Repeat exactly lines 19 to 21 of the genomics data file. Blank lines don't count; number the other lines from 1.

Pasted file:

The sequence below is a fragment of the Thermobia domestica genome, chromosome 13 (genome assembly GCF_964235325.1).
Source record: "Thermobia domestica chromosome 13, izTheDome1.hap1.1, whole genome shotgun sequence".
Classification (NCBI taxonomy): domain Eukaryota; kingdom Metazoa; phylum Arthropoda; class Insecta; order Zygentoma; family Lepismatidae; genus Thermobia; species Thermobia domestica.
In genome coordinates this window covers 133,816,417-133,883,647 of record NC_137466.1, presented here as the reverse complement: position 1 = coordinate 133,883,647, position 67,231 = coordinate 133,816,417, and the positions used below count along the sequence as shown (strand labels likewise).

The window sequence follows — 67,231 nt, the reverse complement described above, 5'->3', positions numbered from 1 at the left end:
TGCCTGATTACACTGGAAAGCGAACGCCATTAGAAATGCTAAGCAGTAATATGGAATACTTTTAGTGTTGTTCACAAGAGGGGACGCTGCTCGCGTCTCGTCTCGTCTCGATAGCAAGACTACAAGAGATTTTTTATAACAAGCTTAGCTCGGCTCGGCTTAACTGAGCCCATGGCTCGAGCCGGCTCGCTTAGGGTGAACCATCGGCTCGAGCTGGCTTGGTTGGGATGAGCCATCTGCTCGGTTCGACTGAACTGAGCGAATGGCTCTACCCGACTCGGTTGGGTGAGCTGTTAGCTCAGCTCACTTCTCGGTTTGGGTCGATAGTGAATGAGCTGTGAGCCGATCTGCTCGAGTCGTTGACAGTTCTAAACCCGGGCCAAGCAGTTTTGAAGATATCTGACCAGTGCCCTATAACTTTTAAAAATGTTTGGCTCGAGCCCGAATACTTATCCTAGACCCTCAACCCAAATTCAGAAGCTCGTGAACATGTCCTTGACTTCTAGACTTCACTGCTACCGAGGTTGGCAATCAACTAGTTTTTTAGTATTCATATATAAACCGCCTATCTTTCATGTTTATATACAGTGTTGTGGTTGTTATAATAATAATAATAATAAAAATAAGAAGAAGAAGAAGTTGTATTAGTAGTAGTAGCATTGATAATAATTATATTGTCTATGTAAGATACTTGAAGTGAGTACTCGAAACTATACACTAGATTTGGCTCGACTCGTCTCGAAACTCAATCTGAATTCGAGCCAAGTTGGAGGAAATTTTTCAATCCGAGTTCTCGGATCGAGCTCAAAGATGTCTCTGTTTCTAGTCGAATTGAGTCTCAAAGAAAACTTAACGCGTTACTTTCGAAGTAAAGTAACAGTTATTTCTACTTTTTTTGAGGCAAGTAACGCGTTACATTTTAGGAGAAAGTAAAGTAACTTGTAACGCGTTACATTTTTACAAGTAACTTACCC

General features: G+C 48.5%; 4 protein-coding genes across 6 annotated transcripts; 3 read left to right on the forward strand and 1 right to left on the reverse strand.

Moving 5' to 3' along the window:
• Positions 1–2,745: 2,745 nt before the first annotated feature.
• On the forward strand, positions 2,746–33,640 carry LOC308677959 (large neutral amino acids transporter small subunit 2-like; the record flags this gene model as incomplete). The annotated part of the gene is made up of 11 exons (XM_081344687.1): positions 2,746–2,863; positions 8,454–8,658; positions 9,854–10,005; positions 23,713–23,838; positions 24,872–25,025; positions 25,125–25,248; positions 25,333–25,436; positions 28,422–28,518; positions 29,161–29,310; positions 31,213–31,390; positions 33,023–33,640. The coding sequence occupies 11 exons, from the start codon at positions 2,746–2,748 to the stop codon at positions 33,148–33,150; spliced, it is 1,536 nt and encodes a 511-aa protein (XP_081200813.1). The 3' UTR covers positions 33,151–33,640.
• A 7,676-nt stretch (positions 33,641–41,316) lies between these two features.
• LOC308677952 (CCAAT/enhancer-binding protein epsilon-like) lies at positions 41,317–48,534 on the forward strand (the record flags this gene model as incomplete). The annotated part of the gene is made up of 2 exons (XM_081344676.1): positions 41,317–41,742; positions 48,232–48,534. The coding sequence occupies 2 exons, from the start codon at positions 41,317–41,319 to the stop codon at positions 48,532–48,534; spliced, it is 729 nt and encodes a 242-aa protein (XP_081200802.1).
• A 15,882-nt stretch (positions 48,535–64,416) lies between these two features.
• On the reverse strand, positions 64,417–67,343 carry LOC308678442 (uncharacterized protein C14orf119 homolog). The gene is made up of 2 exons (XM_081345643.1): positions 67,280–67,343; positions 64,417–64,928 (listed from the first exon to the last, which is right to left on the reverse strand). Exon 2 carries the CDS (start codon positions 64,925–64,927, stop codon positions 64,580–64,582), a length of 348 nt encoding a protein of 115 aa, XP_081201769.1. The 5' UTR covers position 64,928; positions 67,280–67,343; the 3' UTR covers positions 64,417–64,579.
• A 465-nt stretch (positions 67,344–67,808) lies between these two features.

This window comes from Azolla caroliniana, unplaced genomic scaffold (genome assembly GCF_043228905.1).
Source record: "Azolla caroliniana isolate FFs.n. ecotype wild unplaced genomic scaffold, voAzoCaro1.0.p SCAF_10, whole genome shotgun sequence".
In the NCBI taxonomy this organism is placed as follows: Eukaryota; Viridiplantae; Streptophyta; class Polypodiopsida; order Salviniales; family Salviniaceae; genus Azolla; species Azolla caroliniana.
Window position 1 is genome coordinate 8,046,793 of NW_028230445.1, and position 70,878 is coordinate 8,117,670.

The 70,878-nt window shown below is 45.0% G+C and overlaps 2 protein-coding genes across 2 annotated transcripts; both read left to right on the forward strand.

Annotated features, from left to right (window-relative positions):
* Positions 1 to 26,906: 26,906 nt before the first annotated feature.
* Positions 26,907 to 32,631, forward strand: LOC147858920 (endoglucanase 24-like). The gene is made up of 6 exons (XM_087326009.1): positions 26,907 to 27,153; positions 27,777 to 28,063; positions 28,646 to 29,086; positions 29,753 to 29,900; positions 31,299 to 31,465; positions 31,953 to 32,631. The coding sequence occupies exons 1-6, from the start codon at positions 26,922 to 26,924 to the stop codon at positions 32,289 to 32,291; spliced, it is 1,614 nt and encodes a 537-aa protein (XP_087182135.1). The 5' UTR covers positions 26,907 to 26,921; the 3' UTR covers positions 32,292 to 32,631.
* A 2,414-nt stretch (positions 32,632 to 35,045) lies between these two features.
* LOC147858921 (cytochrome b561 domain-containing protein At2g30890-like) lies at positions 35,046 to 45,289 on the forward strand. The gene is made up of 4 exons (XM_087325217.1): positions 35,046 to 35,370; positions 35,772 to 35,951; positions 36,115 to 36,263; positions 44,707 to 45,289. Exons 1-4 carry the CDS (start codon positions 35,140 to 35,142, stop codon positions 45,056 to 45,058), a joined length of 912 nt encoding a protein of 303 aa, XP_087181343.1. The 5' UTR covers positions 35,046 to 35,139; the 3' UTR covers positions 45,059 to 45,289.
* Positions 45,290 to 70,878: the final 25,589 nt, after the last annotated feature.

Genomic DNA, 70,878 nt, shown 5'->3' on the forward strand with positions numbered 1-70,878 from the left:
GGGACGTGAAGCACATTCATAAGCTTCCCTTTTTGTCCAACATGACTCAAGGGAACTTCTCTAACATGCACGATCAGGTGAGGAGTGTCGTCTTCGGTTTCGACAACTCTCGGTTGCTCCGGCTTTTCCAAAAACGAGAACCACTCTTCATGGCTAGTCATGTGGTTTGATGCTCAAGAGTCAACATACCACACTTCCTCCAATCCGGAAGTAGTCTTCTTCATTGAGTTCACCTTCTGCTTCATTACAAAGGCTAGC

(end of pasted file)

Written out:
Window position 1 is genome coordinate 8,046,793 of NW_028230445.1, and position 70,878 is coordinate 8,117,670.

The 70,878-nt window shown below is 45.0% G+C and overlaps 2 protein-coding genes across 2 annotated transcripts; both read left to right on the forward strand.

Annotated features, from left to right (window-relative positions):